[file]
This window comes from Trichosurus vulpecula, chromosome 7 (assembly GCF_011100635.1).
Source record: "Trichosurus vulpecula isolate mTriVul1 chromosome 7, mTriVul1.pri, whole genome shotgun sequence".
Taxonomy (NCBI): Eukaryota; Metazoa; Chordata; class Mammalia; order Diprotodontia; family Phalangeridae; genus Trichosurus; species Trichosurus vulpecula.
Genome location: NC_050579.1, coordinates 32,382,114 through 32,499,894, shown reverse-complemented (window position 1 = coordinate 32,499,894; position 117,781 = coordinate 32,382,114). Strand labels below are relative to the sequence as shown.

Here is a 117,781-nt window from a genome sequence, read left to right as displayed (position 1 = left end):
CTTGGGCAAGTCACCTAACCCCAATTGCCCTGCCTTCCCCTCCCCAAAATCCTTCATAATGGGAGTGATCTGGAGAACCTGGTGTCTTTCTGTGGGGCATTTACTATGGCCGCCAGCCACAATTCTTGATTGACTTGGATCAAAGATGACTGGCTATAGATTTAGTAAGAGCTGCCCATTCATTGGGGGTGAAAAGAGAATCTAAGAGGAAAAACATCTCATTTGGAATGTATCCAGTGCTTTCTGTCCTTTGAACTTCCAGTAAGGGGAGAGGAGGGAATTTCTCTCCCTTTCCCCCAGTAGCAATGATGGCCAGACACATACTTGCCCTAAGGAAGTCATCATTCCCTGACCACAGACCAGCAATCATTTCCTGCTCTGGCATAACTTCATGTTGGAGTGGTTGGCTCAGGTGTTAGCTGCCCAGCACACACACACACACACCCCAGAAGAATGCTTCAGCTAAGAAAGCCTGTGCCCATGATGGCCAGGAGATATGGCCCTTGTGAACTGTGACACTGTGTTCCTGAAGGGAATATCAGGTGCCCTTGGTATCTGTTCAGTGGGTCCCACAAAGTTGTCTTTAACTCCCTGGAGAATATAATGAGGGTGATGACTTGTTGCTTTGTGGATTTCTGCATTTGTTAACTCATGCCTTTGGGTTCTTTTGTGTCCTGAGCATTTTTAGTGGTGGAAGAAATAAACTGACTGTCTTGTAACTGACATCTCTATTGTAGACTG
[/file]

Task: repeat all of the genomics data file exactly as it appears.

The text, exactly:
This window comes from Trichosurus vulpecula, chromosome 7 (assembly GCF_011100635.1).
Source record: "Trichosurus vulpecula isolate mTriVul1 chromosome 7, mTriVul1.pri, whole genome shotgun sequence".
Taxonomy (NCBI): Eukaryota; Metazoa; Chordata; class Mammalia; order Diprotodontia; family Phalangeridae; genus Trichosurus; species Trichosurus vulpecula.
Genome location: NC_050579.1, coordinates 32,382,114 through 32,499,894, shown reverse-complemented (window position 1 = coordinate 32,499,894; position 117,781 = coordinate 32,382,114). Strand labels below are relative to the sequence as shown.

Here is a 117,781-nt window from a genome sequence, read left to right as displayed (position 1 = left end):
CTTGGGCAAGTCACCTAACCCCAATTGCCCTGCCTTCCCCTCCCCAAAATCCTTCATAATGGGAGTGATCTGGAGAACCTGGTGTCTTTCTGTGGGGCATTTACTATGGCCGCCAGCCACAATTCTTGATTGACTTGGATCAAAGATGACTGGCTATAGATTTAGTAAGAGCTGCCCATTCATTGGGGGTGAAAAGAGAATCTAAGAGGAAAAACATCTCATTTGGAATGTATCCAGTGCTTTCTGTCCTTTGAACTTCCAGTAAGGGGAGAGGAGGGAATTTCTCTCCCTTTCCCCCAGTAGCAATGATGGCCAGACACATACTTGCCCTAAGGAAGTCATCATTCCCTGACCACAGACCAGCAATCATTTCCTGCTCTGGCATAACTTCATGTTGGAGTGGTTGGCTCAGGTGTTAGCTGCCCAGCACACACACACACACACCCCAGAAGAATGCTTCAGCTAAGAAAGCCTGTGCCCATGATGGCCAGGAGATATGGCCCTTGTGAACTGTGACACTGTGTTCCTGAAGGGAATATCAGGTGCCCTTGGTATCTGTTCAGTGGGTCCCACAAAGTTGTCTTTAACTCCCTGGAGAATATAATGAGGGTGATGACTTGTTGCTTTGTGGATTTCTGCATTTGTTAACTCATGCCTTTGGGTTCTTTTGTGTCCTGAGCATTTTTAGTGGTGGAAGAAATAAACTGACTGTCTTGTAACTGACATCTCTATTGTAGACTG